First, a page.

Can Christians Cuss: Conclusions

Can Christians Cuss: Conclusions

I must admit, I didn’t think I would be thinking so long about this topic. I have been probing my mind and talking to quite a few people regarding this topic.

Conclusion 1: Although someone may be at liberty to use a vulgar word to translate skubala in Phil 3.8, this does not mean that it is a license to cuss whenever we would like. The exception does not make the rule.

Conclusion 2: Imagine an evangelist speaking of the glories of heaven and being born again and as he is speaking of eternity and beauty and rest he is inserting vulgar words. There seems to be a natural aversion to such. Indeed, there seems to be an aversion to mix the common with the sublime. This should give those who are Christians pause to utter vulgar (common) speech that would detract from the glories for which you have been bought.

Conclusion 3: This is the more heart-provoking conclusion I have drawn. It is true that meanings of words can change over time. But the issue of cussing goes much deeper than letters and syllables. Indeed, it is from the overflow of the heart our mouth speaks (Mt 15.11,17).

If a Christian has been born again, the old man has passed away and the new man has been put on. Unlike the fool, the Christian does not return to his own vomit. When someone has been born anew, there is a difference in the way they live. There is a difference in the way they speak.

I will look at specific verses soon.

  • Stephen
    Posted at 12:49h, 24 February Reply

    Perhaps the verses where Paul warns about the dangers of our newfound liberty? It would seem to unify all three conclusions; namely that while we are at liberty to translate skubala in that way, it should not only be an action that we should treat carefully as if others’ faith was in the balance. In addition, it should not be something we are attracted to because of the new heart we have in Christ that has none of this language within it.

    Such language would be, obviously, from the old man that we are putting off.

    I don’t know, I’m thinking in terms of already/not yet with that last part.

  • R. Mansfield
    Posted at 13:45h, 24 February Reply

    Coincidentally, I was thinking about this very subject after looking at Col 3:8 recently:

    “Therefore, put to death whatever in you is worldly: sexual immorality, impurity, lust, evil desire, and greed, which is idolatry. Because of these, God’s wrath comes on the disobedient, and you once walked in these things when you were living in them. But now you must also put away all the following: anger, wrath, malice, slander, and filthy language from your mouth.”
    (Col 3:5-8 HCSB)

    I quoted the preceding verses as well to give the entire context. “Filthy language from your mouth” (αἰσχρολογίαν ἐκ τοῦ στόματος ὑμῶν) is the final element in Paul’s vice list that characterizes worldly living, i. e. living outside of Christ, living as we did before we knew him.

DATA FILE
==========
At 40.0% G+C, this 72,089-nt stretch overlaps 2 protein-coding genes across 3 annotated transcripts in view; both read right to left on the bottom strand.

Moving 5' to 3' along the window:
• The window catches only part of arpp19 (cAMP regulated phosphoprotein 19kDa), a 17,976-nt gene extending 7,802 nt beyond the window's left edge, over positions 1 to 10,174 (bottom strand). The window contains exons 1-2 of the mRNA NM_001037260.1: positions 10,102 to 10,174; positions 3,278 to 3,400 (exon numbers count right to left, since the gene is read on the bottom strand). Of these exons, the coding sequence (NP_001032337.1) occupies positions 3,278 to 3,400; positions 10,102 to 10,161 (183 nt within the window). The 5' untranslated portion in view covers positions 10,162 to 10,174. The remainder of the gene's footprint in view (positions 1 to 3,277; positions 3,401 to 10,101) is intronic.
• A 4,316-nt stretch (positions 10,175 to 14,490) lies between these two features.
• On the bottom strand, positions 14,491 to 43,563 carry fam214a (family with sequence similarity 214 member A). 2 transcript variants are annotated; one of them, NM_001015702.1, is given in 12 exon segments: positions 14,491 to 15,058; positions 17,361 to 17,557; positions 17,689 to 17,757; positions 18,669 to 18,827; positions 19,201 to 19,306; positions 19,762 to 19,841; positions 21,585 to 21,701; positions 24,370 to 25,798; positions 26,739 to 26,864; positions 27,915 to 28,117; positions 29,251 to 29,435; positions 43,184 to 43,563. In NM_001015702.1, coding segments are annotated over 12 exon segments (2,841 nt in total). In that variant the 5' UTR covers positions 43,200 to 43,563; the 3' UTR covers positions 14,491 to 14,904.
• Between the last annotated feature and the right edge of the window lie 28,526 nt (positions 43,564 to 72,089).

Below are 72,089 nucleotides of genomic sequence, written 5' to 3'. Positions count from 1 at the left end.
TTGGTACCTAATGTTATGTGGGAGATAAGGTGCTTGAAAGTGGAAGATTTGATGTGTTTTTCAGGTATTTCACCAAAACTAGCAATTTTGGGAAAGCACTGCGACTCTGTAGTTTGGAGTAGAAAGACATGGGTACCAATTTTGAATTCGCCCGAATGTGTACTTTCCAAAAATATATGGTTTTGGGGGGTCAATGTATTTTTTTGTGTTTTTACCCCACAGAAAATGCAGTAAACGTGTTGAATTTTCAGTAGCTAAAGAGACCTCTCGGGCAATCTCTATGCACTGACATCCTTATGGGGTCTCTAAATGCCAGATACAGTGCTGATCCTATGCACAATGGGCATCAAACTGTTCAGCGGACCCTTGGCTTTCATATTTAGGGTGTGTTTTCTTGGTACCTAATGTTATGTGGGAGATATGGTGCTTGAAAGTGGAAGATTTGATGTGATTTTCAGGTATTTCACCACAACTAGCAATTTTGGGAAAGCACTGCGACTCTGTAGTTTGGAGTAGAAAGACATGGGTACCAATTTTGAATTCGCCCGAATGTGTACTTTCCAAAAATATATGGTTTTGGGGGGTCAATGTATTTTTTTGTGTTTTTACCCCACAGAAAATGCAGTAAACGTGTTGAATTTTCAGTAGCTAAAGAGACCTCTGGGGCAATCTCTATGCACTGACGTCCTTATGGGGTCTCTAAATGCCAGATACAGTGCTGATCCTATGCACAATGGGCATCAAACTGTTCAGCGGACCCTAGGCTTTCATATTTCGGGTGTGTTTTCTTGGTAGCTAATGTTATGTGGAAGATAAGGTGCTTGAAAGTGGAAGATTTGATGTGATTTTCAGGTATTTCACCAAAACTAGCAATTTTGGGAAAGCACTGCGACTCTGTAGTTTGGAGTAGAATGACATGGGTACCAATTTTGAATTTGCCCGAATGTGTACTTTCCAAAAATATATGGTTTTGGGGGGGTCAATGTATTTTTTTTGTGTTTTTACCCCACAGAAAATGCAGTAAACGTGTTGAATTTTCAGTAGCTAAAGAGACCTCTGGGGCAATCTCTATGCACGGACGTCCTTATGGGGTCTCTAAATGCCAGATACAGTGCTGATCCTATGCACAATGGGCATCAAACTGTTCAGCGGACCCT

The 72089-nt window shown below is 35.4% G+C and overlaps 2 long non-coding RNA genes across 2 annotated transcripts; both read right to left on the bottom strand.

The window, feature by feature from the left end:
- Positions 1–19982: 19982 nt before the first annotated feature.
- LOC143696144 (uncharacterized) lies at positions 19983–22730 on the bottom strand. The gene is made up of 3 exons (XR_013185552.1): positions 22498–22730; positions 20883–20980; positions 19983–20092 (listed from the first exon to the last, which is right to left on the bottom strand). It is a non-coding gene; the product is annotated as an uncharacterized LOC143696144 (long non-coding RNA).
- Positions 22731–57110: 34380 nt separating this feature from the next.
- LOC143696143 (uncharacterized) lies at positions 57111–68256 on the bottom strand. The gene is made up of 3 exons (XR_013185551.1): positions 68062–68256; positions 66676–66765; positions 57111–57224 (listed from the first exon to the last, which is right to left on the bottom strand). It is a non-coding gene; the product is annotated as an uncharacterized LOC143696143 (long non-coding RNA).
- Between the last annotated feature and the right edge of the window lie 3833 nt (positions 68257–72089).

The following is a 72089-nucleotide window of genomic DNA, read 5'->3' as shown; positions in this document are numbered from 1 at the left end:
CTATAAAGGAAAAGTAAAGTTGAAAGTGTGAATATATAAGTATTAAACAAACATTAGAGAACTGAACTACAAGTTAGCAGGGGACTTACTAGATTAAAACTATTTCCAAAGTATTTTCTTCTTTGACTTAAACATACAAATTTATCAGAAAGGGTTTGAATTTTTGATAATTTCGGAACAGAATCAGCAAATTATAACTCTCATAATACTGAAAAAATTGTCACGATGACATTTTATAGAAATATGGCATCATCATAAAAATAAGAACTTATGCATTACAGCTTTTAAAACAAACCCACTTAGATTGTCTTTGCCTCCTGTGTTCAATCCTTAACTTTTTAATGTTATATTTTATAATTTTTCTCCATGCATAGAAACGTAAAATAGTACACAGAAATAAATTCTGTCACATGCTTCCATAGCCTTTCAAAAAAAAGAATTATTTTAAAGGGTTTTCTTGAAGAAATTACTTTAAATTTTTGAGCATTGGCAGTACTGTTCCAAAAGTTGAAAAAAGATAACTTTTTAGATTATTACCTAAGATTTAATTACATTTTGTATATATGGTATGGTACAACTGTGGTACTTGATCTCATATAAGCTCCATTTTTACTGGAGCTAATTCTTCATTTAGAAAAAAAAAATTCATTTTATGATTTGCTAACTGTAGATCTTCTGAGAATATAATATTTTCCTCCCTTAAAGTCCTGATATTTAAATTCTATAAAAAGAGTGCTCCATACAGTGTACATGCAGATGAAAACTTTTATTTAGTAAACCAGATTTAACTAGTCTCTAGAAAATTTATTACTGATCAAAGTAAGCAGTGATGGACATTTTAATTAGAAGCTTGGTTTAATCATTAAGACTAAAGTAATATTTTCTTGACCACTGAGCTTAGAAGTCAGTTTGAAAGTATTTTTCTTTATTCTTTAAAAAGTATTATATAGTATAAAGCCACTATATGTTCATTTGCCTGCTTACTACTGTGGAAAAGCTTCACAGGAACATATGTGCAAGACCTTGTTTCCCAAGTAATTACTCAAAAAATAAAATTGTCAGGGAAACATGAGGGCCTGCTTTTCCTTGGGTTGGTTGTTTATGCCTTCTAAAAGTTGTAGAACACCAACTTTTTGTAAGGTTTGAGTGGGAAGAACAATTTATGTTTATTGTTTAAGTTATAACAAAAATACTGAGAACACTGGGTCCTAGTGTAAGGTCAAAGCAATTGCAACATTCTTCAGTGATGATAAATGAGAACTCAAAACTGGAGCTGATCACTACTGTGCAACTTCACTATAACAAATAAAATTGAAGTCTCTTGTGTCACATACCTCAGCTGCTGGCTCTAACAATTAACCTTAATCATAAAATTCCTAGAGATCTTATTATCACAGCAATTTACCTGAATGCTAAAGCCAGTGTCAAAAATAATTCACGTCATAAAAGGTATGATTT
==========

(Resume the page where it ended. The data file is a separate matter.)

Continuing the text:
There are always some that want to disregard language or certain words because profanity can be so culturally conditioned. But if that’s true, I think that as Christians we should respect the standards of our culture and avoid certain explitives. And if I’m in England, I won’t throw “bloody” around as an adjective since (from what I’m told) that counts as fairly strong language there.

  • Matthew Wireman
    Posted at 15:02h, 24 February Reply

    Great points!

    There is a link between all three. That is where I am planning on going with my scriptural observations. I really appreciate your insight into respecting the culture and communicating with our lips what is true of our inner man.

  • Jason
    Posted at 08:47h, 27 February Reply

    I remember back in my freshman or sophomore years of college, some of my InterVarsity or Springdale friends go me to try and quit cussing. It didn’t work. But not because I kept failing and finally gave up. Rather, I was very good at not cussing… didn’t say a d*** word for two weeks! (j/k) But I felt strangely “holier-than-thou,” like I was trying to be this very mature Christian that I knew I wasn’t. And it was frustrating sometimes when I just wanted to let off a little steam, but without being able to cuss at all, I bottled it up. Finally, I was mad as Hades and I wasn’t going to take it anymore, so I cussed — a lot. :)

    After that little experiment, I decided that cussing in moderation, like only when you’re angry or joking around with friends, would allow me to keep in touch with the sinful side of me that didn’t go away just because I had quit cussing. It seems to be one of those things where you can only hold yourself to a standard that your relationship with God enables… and unless you’re a prolific sailor-type of cusser, most of us have far bigger sin to tackle than the occassional cuss word (but that’s from a non-seminarian regular-guy point of view).

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